The Lord of the Rings is popular. Very, very popular. There is also a strong overlap between those who like LotR, and those who play video games. So it’s quite strange that there has yet to be a good game set in Middle-earth – we’ve had mediocre movie adaptations, but nothing truly epic. Based on our brief time with Middle-earth: Shadow of Mordor, it seems like the franchise is finally getting the game it deserves.
We played 20 minutes or so of the PS4 version at EGX, and it definitely impressed. Plot details were understandably thin, but the basics are that you play as Talion, a ranger with wraith-abilities. The task in the demo was to brand Sauron’s war lords with your mark, in order to take control of them.
This inevitably involved a lot of combat, which is where Shadow of Mordor’s influences become clear. The fighting feels an awful lot like Rocksteady’s Arkham series, with fluid and rhythmic pacing contributing to a feeling of power. Entering the “wraith mode”, you can teleport across a map and instantly take an enemy out, which serves as a powerful entrance into an extended combat sequence. If and when you become overwhelmed, the Assassin’s Creed-like traversal features allow you to quickly make an escape.
More interesting than the combat itself are the unique features of Shadow of Mordor. Instead of killing an orc, you can brand them: effectively possessing them so that they fight for you. Taking that a step further, you can “dominate” one of the more senior orcs, giving them commands that help you to achieve your objective. For example, in the demo finding and branding a war lord itself would have been very difficult – they’re surrounded by tons of enemies in a well-fortified fort. Instead, I went after a senior captain, who I branded and dominated. I then helped him to move up the ranks, becoming a bodyguard to the war-lord. Once this was done, I could command him to betray and kill the war-lord: achieving my objective without having any direct contact with the victim at all.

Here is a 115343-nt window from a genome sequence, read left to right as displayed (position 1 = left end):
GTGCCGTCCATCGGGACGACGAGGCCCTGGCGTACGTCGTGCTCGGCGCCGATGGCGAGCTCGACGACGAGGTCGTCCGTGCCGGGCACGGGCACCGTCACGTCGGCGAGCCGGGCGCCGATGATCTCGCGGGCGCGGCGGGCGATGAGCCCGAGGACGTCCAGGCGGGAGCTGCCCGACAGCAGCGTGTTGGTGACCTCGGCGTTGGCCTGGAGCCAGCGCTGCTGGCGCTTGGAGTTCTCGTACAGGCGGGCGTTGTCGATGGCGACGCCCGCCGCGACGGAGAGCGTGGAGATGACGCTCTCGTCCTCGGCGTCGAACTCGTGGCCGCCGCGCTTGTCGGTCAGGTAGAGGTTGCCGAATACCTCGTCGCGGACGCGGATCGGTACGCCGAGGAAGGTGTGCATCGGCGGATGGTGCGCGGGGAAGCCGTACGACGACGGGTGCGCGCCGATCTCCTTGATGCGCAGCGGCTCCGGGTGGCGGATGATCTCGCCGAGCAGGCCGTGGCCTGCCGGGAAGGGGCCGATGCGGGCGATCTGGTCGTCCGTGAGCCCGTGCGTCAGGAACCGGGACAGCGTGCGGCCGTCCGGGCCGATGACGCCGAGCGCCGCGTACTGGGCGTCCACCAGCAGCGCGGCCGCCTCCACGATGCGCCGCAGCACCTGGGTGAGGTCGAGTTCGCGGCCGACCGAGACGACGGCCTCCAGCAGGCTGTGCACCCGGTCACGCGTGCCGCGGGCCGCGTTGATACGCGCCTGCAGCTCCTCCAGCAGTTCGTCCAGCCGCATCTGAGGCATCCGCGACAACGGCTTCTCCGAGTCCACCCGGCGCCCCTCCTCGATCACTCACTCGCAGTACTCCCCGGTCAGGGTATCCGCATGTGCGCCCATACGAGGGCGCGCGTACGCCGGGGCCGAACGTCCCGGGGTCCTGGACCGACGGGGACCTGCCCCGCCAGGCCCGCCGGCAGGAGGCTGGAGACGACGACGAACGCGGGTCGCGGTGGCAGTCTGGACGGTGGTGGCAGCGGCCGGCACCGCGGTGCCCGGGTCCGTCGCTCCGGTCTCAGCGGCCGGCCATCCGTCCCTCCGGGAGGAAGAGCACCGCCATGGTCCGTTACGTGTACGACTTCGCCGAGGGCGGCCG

This is part of the game’s “Nemesis System”. Your enemies have stories and personalities, and each has an individual identity. They fight amongst themselves, vying to become more powerful and respected. If an orc kills you, they’ll get promoted: if you encounter them again, they’ll reference your previous fights. By making orcs more than just fodder to be hurled at you, Shadow of Mordor seeks to flesh out and develop the world. It’s an ingenious system that definitely seems to work.
The only issue I could think of whilst navigating the beautiful and expansive world is that you could quite easily get lost in all the complexity. There is so much going on, and so much to keep track of – it’s very hard to stay focussed. On the way to one mission, you encounter several side-missions that could help you along the way: picking a strategy and sticking to it is almost impossible, and getting side tracked is all too easy. This could be the game’s downfall, but for now I’ll put it down to being thrown into the game without much in the way of a tutorial or introduction.
Initial impressions, then, suggest that Shadow of Mordor is definitely something to look out for – it’s an enjoyable game with some clever and unique features. For any LotR fans, this is likely going to be a must buy. And for those with less of an interest, it could still be one of the more entertaining action RPGs in recent years.